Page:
Minority-owned businesses are left out of Detroit's rebuilding. Two women want to change that

As the construction booms continues in Detroit, the call is out to use more Detroit-based companies to get the work done. 

"What we see is our 80 percent black city is being rebuilt by 90 percent of others that don't look like the demographic in the city. We would like to see that disparity and that gap closed," said Alisha M. Moss.

Moss is the CEO of VM3 Construction and founder/president of the Real Estate Association of Developers. She's here to tell developers that construction firms like hers and Tarolyn Buckles', CEO of Detroit-based civil engineering firm Onyx Enterprise, are very much open for business. 

Buckles is also the president of the National Association of Black Women in Construction. Many projects are using outside firms while minority businesses wait for the phone to ring.  

"We've got folks in every category who are licensed and bonded and ready to go but people don't think about those categories. They're always thinking well there are no black operators on that crane but what about the fencing, signage on that project, we have a legacy historical black printing companies in the city and they're not being utilized," Moss said.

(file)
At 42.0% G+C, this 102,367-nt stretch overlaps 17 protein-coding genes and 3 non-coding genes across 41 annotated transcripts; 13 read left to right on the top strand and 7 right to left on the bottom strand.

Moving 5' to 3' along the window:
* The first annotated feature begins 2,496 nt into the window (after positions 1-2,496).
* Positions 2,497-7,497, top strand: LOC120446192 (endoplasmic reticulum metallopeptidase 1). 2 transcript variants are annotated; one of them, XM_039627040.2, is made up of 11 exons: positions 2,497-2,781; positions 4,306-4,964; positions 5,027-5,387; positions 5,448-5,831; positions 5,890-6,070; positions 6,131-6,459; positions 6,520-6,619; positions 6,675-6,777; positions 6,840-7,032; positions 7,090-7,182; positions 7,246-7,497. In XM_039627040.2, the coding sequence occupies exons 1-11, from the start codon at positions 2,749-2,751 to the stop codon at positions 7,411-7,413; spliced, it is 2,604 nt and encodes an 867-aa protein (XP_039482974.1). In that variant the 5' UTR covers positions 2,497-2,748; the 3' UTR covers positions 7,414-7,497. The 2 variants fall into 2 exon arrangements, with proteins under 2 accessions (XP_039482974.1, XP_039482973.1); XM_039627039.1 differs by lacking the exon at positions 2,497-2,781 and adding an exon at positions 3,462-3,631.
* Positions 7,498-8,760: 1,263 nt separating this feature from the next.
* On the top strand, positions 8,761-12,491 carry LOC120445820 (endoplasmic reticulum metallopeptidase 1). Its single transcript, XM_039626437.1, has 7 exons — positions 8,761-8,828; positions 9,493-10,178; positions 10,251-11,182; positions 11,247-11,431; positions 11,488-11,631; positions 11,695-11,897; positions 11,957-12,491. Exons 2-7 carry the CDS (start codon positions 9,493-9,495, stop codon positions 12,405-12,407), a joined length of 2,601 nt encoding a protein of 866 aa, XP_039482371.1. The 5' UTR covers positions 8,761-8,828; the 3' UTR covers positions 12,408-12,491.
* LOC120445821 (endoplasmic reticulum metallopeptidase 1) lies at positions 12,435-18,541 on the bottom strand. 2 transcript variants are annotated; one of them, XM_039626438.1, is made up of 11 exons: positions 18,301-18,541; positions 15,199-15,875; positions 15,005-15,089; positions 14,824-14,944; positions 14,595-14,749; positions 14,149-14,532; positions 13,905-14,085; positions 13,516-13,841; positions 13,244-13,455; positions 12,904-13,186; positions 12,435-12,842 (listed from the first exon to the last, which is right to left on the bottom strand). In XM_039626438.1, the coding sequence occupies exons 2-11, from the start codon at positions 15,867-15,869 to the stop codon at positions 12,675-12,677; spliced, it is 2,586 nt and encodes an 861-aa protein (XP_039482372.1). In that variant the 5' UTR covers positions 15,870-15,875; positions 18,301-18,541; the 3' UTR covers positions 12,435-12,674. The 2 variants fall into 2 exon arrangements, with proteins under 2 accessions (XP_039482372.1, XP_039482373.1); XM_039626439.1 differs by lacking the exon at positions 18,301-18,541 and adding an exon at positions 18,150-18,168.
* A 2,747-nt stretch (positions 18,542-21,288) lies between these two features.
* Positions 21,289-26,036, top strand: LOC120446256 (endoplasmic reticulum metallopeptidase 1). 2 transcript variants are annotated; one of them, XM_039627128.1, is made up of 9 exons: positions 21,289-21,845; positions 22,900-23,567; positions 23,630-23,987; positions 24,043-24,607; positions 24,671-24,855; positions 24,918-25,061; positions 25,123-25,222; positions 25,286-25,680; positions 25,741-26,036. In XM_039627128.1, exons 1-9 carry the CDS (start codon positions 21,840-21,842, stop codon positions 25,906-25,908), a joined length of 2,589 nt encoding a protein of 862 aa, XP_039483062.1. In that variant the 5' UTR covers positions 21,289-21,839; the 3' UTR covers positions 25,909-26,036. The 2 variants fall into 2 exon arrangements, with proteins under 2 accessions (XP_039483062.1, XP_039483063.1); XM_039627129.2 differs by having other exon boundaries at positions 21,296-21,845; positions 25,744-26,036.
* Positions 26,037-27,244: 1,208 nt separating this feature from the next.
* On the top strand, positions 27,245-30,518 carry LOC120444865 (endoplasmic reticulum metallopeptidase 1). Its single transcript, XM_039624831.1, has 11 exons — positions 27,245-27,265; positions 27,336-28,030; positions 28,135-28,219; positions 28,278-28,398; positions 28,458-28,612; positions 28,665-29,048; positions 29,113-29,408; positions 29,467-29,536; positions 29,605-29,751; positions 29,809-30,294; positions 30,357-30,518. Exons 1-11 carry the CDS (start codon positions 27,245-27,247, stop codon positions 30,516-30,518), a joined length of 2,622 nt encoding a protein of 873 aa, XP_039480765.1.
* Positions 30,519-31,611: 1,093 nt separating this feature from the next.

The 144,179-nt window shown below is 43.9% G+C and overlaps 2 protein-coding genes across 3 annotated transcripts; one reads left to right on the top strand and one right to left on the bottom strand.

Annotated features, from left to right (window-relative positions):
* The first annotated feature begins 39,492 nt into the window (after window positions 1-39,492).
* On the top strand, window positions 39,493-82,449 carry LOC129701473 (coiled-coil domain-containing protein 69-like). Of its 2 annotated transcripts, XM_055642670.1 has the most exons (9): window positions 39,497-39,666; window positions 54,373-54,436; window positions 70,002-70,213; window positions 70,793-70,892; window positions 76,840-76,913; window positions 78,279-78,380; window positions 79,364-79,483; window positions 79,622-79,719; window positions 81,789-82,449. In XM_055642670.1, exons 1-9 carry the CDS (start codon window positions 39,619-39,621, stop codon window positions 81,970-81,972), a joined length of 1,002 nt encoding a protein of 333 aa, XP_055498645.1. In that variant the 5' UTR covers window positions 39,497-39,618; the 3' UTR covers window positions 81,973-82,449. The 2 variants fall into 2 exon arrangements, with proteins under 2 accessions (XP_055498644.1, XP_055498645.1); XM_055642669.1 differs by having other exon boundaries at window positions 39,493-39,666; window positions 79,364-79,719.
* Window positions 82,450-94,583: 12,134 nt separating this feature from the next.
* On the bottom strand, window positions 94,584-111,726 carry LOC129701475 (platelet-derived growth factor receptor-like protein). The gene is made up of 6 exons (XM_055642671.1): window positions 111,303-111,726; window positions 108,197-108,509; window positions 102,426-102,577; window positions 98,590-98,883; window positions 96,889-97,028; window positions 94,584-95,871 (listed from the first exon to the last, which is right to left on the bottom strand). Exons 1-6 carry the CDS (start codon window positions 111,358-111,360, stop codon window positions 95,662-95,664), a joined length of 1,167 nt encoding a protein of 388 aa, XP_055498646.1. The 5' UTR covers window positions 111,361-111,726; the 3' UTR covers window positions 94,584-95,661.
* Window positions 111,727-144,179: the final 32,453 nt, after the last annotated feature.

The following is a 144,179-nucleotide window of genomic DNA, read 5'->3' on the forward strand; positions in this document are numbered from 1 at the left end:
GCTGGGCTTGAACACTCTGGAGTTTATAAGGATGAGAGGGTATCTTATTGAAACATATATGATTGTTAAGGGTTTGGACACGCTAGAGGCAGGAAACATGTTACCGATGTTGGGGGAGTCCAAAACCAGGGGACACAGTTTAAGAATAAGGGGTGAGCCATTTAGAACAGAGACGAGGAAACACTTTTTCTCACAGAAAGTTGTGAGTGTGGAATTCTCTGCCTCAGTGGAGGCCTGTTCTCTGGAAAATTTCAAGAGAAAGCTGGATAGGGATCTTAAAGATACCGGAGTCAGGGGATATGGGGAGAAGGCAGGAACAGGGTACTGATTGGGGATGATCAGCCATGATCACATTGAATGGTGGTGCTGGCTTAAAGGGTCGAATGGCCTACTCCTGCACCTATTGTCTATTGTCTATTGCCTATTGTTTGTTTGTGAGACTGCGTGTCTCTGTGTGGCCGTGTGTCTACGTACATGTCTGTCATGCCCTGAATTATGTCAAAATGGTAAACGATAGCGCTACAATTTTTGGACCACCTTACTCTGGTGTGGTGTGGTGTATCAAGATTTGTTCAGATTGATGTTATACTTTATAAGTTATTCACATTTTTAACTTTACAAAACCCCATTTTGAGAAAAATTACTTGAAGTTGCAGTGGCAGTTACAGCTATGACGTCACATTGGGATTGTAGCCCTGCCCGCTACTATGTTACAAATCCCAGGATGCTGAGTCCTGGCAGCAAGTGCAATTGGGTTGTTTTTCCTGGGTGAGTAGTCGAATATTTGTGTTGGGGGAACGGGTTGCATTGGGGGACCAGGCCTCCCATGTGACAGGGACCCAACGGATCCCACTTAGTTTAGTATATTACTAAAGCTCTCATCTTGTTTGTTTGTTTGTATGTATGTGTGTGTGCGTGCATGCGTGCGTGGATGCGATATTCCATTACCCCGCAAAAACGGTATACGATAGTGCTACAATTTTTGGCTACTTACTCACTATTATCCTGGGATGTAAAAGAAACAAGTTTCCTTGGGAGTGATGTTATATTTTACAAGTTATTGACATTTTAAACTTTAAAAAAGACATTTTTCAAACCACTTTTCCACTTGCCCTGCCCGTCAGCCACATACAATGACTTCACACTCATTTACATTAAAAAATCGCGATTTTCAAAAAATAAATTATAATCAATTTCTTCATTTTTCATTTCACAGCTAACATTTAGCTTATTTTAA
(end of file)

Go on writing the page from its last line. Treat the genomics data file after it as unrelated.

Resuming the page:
So they are coming forward today to make it clear: they're ready to work. So what do they want to tell the Illitches and Dan Gilbert's people right now?  

"You have qualified engineering firms and people that live in Detroit and work," Buckles said.

Together, Buckles and Moss are working with the Detroit Coalition for Economic Inclusion, a group founded by Detroit's leading black-owned businesses and associations who have a goal of increasing participation by minority owned businesses in the city's ongoing development boom. 

"We're telling you we are here. We want the fair opportunity to bed and showcase our capabilities," Moss said. 

Black businesses at the forefront give a clear message to young people in Detroit. 

"You can do it. It doesn't matter if you're part of the inner city, it doesn't matter your background or status. It means with hard work you can accomplish anything," Buckles said.